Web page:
A touch of green can bring vibrancy and color to an otherwise dull room. As such, having plants like the Zamioculcas zamiifolia indoors has been becoming a trend lately.
So, you might be thinking of having one or two of these flora inside your home. After all, ZZ plants do make excellent ornaments, be they in offices, kitchens, hallways, or living rooms.
However, if you have pets or children, you may be concerned about the safety of having these plants in your home. So, are ZZ plants toxic?
Let’s answer all your questions about ZZ plants below.
The Zamioculcas zamiifolia, or ZZ plant, is a perennial known for its elegantly erect stems and lined-up leaves. People often associate these plants with good fortune and luck.
ZZ plants are native to Africa, particularly in South Africa and Kenya. These plants are a member of the Araceae family, comprising over 4000 types of flowering plants.
You can identify a ZZ plant from its straight stems. Their stems shoot shiny oval-shaped leaves lining from the middle sections up to the tips.
Zamioculcas zamiifolia is a hardy flora that can survive virtually anywhere, even in low light conditions. This trait makes them perfect indoor companions, as they require minimal care.
As attractive as they are, ZZ plants are toxic houseplants. All parts of the flora are poisonous, including the seeds, roots, stems, dark green leaves, and sap.
What makes the ZZ plant poisonous is its calcium oxalate content. These sharp, needle-like crystals can cause intense pain and swelling in the affected area.
Calcium oxalate is a naturally occurring compound found both in plants and animals. It’s the same compound that makes up kidney stones in humans.
Still, it’s worth noting that there’s no evidence to suggest that ZZ plants are deadly. So while these floras are certainly toxic, they create milder symptoms than other poisonous flowers.
Unfortunately, pets and ZZ plants don’t mix well, especially if your furry companion has a habit of chewing, which is typical for cats and dogs.
See, all parts of the ZZ plant contain calcium oxalate. So accidental ingestion or chewing can trigger adverse reactions in your pets.
The calcium oxalate will pierce sensitive areas, including the tongue, throat, and gums. It induces a painful experience, similar to eating sharp ground glass.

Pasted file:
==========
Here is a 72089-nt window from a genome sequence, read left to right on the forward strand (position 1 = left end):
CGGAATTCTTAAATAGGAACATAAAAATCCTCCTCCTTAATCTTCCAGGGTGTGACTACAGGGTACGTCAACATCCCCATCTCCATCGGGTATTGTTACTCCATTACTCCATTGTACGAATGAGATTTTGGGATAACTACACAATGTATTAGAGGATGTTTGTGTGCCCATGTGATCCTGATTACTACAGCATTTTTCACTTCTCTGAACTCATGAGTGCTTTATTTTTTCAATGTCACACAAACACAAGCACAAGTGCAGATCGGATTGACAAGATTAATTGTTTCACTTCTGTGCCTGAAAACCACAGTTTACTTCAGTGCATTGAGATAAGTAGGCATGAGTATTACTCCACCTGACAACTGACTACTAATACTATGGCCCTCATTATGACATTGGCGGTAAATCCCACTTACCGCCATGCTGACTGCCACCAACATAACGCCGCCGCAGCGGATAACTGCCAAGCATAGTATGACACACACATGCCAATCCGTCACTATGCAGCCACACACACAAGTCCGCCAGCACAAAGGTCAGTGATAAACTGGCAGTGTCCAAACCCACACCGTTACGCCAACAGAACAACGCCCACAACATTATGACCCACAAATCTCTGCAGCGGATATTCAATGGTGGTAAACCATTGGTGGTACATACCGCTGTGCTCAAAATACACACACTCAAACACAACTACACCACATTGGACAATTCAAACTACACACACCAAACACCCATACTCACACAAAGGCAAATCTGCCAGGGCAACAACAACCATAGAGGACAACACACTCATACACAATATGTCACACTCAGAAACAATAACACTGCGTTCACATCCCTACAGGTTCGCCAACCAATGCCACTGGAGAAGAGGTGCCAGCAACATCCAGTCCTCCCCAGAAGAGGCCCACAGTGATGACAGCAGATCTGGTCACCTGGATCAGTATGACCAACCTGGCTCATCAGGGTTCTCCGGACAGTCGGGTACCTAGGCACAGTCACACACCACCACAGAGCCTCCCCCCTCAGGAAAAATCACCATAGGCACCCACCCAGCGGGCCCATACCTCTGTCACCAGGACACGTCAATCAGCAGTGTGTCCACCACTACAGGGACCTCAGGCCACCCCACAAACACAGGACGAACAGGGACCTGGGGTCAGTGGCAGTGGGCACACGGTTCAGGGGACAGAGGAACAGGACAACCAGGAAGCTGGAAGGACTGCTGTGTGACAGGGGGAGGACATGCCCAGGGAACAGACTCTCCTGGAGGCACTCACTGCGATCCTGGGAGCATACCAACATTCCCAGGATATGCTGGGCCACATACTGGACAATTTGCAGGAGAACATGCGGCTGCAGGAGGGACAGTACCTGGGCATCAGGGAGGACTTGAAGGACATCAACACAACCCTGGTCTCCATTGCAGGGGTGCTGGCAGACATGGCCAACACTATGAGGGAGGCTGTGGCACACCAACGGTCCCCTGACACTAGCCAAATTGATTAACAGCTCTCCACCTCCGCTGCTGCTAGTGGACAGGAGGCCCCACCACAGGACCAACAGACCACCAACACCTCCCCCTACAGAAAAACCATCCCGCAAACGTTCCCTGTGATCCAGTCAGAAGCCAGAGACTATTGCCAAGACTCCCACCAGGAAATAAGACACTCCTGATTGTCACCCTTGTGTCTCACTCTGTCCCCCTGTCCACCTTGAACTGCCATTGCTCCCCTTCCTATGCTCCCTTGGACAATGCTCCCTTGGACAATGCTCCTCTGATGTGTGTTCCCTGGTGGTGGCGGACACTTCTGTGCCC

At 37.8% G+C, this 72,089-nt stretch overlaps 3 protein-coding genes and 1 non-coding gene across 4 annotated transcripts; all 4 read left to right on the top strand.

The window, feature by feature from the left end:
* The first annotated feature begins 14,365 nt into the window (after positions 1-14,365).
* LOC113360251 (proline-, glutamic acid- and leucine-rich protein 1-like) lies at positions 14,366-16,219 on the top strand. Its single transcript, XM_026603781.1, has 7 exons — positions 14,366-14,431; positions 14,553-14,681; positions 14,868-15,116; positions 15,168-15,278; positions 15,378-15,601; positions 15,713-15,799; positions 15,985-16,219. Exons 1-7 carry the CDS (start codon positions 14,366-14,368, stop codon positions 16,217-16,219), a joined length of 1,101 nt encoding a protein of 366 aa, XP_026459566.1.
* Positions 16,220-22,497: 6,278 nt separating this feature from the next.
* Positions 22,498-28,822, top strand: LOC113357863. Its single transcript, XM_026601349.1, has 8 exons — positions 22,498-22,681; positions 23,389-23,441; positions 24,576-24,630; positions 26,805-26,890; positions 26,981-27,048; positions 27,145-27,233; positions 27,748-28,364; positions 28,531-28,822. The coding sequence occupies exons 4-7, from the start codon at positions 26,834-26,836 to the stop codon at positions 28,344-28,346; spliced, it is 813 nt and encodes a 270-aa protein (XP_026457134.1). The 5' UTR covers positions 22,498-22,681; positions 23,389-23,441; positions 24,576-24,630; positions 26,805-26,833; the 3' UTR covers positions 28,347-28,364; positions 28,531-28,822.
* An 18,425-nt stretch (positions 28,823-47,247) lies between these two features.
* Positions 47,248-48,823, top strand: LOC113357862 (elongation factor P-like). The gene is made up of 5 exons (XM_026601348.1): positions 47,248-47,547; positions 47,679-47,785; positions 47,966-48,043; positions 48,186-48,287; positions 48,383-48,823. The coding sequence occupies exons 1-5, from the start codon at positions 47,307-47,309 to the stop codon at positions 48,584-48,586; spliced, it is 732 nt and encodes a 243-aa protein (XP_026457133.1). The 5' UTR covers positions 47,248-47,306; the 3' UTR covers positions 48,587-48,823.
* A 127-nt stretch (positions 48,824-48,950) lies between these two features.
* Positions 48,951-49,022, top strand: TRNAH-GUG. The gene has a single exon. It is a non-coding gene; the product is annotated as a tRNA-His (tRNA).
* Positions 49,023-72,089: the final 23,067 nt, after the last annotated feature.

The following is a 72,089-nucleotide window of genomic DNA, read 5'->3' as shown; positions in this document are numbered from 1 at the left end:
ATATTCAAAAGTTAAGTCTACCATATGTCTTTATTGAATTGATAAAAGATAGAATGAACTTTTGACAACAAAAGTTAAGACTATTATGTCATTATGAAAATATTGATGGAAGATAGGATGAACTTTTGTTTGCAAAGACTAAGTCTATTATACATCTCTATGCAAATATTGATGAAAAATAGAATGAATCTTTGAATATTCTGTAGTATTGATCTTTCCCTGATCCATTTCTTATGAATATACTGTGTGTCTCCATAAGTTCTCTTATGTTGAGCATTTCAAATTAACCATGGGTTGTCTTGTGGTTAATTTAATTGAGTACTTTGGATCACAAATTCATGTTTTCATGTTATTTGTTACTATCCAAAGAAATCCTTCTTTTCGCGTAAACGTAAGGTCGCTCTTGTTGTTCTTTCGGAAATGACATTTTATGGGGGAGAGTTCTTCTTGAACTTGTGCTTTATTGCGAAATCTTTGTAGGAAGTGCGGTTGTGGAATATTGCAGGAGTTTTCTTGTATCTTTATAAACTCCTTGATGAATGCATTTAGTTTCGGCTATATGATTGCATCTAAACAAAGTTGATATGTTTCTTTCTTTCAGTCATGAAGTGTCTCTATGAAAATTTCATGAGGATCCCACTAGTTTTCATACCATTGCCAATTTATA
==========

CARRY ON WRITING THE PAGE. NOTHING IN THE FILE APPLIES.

This results in swelling of the said areas, affecting your pet’s appetite. As such, we recommend keeping these plants away from nibbling animals.
As with pets, the ZZ plant is also toxic and poisonous to humans. And they can induce similar symptoms when swallowed or chewed accidentally.
For humans, accidental consumption may result in severe pain, swelling in the throat, and vomiting. Contact with the plant’s stem, leaves, and sap may cause skin or eye irritation.
Skin irritation from the ZZ plant usually causes red, itchy, painful, and rash-like patches. You may also experience itching, redness, and watery eyes if the sap reaches your eyes.
For this reason, you should always use protective gloves when handling these floras. Most importantly, avoid placing your ZZ plant in spots reachable by curious children.
Any plant containing calcium oxalate is generally toxic to any wildlife. But because of their irritant properties, most animals avoid consuming these flowers in the wild.
There are over 2000 species of aroid plants similar to Zamioculcas zamiifolia, but only a handful are edible for animals.
The calcium oxalate content of ZZ plants doesn’t cause allergies. But it can create symptoms similar to allergic reactions, such as rashes, swelling, diarrhea, and vomiting.
It’s worth mentioning that calcium oxalate is an ordinary biomineral product of plants, including consumable types. Leafy greens and legumes often contain considerable amounts of oxalate.
The effects of ZZ plant irritation can be mild compared to other houseplants. Still, they can be uncomfortable and painful for you and your pets, so knowing how to deal with them is essential.
If your pet swallowed or chewed parts of a ZZ plant, wipe the residues from its mouth. Remove any remaining plant material from inside the animal’s mouth as well.